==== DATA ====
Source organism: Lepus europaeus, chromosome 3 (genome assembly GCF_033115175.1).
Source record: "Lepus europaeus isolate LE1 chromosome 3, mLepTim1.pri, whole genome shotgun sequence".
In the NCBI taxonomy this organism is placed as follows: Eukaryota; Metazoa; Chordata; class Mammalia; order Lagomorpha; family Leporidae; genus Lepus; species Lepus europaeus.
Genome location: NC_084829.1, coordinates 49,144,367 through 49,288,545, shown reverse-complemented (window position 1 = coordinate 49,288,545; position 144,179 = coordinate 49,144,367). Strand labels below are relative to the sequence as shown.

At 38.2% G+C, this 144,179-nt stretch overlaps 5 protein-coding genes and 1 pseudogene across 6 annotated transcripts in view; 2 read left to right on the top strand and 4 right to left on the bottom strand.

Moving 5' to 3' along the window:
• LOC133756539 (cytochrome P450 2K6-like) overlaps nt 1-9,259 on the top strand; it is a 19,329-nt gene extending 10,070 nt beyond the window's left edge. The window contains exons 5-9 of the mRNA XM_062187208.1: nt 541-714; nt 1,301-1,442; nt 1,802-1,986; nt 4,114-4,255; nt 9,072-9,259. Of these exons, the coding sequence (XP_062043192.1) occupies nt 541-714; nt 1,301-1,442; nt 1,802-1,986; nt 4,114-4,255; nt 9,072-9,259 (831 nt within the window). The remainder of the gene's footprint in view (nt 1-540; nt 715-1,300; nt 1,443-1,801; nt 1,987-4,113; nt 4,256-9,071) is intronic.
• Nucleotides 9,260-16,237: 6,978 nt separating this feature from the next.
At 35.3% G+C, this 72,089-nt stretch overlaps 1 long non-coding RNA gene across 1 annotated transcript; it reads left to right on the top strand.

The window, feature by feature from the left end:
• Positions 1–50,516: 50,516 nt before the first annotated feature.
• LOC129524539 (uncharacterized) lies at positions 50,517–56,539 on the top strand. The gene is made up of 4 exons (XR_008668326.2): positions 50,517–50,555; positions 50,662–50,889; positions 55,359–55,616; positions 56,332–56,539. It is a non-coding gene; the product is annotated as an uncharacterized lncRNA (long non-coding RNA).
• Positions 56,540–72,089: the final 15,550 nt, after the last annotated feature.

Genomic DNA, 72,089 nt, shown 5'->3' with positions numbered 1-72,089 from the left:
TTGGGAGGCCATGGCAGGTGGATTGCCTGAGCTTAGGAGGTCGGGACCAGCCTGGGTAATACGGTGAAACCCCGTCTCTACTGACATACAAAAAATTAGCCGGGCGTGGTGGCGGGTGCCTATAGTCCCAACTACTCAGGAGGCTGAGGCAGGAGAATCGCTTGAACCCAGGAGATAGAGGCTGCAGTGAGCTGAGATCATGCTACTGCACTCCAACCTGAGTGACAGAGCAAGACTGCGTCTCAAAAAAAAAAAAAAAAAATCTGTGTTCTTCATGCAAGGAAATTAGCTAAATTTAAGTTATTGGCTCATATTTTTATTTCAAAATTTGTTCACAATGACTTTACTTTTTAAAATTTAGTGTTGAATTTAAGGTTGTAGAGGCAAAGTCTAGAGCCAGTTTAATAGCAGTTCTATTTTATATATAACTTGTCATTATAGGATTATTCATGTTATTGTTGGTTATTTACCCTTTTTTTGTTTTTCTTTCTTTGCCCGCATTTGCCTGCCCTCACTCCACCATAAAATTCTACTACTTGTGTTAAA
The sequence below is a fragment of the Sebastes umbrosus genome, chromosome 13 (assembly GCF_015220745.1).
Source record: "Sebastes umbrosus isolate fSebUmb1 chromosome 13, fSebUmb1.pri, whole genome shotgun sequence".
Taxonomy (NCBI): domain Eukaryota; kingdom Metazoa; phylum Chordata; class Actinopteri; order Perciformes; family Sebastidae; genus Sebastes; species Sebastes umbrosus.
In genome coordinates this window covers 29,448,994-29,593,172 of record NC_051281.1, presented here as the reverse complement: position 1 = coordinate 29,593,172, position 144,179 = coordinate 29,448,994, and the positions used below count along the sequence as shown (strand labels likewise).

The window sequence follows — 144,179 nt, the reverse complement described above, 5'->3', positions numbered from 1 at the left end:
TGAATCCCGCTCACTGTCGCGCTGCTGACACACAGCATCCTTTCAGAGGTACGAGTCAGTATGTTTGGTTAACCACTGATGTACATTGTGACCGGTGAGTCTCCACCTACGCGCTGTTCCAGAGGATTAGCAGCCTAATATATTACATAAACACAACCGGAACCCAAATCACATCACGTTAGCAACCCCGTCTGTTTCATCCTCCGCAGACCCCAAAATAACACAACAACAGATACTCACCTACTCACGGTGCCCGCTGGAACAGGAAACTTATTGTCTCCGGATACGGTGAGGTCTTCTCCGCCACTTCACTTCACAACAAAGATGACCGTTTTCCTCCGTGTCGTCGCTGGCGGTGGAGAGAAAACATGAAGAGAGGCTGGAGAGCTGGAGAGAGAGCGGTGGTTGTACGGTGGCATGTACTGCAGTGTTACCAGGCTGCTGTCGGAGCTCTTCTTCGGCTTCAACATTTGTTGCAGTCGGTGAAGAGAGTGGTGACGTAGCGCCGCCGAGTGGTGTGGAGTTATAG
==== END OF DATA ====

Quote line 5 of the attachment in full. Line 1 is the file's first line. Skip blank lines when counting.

At 38.2% G+C, this 144,179-nt stretch overlaps 5 protein-coding genes and 1 pseudogene across 6 annotated transcripts in view; 2 read left to right on the top strand and 4 right to left on the bottom strand.